rule of lenity

The rule of lenity is a principle used in criminal law, also called rule of strict construction, stating that when a law is unclear or ambiguous, the court should apply it in the way that is most favorable to the defendant, or to construe the statute against the state. The rule of lenity stems from two constitutional objectives: first, the separation of powers, as it limits the scope of statutory language in penal statutes and does not allow the courts to establish the contours of a crime and its punishment. Second, the rule of lenity stems from the wish to “protect the legislature’s constitutional lawmaking prerogative, and to limit the courts’ encroachment on a legislative function”.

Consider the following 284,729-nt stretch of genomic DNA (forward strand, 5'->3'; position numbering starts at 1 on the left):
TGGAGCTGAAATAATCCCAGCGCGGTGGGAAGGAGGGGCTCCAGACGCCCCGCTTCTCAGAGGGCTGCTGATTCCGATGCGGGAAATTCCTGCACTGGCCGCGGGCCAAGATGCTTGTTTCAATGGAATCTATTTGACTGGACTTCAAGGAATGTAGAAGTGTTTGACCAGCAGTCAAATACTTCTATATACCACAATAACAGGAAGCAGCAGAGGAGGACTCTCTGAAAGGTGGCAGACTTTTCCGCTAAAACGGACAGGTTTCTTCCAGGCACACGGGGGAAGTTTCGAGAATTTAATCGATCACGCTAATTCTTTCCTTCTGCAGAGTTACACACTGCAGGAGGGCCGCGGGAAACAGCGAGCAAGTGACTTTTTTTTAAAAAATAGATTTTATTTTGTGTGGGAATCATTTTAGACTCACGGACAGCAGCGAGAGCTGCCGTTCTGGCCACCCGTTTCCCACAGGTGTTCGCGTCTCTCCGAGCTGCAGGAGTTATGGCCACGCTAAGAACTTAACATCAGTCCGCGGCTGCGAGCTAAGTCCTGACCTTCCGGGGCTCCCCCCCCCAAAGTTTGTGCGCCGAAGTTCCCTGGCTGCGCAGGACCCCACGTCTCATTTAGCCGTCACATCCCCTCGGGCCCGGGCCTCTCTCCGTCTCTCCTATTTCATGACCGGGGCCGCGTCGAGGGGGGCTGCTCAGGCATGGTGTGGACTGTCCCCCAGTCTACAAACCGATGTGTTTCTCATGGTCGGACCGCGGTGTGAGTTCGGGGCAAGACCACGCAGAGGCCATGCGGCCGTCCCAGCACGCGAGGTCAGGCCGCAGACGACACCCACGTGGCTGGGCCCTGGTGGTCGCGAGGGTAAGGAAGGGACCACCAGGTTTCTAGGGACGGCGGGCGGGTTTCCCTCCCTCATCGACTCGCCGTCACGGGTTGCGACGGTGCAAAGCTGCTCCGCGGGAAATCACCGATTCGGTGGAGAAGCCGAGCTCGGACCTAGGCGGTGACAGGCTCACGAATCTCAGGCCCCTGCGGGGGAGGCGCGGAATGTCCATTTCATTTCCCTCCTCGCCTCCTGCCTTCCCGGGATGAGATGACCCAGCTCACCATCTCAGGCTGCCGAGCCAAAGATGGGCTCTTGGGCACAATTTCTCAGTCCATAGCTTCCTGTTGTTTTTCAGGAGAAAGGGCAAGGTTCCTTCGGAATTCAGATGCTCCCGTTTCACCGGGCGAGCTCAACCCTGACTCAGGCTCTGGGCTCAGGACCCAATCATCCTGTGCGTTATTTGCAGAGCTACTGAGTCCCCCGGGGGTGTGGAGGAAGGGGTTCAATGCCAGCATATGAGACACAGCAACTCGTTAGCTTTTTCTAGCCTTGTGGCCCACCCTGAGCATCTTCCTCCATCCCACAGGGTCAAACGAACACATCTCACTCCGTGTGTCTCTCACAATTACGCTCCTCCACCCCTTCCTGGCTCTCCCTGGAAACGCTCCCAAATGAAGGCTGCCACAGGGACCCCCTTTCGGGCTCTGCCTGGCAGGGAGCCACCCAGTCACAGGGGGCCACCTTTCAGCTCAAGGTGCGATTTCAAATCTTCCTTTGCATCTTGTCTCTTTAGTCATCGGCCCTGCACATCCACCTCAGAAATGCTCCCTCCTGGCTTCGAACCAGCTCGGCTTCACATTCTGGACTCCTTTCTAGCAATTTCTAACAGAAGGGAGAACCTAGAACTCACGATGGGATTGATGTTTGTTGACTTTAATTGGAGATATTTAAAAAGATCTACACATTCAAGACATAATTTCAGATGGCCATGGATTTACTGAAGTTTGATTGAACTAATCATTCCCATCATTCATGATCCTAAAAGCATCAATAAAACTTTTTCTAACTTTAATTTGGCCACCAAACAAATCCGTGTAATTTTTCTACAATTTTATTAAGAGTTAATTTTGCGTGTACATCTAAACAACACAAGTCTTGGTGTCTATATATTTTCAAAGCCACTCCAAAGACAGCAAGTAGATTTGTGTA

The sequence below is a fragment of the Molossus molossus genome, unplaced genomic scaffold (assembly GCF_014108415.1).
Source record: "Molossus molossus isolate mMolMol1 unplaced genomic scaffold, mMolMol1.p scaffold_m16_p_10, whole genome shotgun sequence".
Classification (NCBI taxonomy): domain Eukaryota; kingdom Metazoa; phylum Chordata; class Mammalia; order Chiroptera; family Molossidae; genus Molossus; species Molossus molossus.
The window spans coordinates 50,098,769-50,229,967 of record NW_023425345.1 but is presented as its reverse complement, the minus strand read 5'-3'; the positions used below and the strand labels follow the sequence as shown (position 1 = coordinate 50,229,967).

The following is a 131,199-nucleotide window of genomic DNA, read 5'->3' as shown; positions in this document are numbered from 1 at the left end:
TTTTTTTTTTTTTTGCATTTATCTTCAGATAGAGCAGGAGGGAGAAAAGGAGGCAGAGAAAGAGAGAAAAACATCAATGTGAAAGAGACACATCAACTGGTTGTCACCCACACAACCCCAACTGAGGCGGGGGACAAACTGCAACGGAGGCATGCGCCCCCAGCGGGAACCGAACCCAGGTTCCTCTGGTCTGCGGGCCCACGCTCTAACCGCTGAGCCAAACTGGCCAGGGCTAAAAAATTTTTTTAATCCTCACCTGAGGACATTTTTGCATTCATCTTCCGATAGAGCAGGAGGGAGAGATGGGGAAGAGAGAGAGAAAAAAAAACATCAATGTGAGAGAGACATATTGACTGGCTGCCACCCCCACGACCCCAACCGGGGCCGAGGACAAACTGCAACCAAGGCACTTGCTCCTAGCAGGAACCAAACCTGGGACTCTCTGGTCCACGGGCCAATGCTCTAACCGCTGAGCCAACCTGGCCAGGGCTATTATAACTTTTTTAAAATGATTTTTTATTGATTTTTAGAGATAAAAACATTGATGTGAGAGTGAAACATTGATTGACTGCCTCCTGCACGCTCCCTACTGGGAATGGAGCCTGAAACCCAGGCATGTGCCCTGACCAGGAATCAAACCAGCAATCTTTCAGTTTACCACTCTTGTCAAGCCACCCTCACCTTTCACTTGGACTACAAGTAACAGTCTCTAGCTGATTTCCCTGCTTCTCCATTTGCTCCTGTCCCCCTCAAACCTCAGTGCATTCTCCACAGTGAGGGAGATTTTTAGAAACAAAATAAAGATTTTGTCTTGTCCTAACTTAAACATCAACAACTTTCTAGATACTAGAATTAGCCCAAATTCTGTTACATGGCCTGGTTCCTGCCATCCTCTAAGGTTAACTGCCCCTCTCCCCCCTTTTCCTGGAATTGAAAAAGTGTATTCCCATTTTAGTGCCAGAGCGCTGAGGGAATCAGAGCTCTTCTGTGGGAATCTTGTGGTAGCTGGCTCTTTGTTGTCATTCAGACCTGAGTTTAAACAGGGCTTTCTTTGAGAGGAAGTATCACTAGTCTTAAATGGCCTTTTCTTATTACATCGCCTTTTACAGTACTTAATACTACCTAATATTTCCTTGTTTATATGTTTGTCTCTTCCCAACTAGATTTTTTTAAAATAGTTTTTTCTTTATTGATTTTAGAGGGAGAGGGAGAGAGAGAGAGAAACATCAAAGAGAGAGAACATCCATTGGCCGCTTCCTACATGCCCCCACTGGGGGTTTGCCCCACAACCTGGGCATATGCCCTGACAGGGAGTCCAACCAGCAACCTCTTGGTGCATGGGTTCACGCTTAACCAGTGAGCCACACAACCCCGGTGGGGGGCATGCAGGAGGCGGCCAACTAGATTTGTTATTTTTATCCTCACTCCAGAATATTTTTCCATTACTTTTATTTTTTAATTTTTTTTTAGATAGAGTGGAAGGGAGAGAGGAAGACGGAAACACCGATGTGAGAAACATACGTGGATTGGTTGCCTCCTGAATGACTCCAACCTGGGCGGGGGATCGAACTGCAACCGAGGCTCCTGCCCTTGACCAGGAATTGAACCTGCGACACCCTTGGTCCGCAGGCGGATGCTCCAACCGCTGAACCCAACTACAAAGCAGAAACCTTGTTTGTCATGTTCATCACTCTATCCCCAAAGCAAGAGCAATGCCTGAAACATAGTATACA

[Last updated in May of 2022 by the Wex Definitions Team]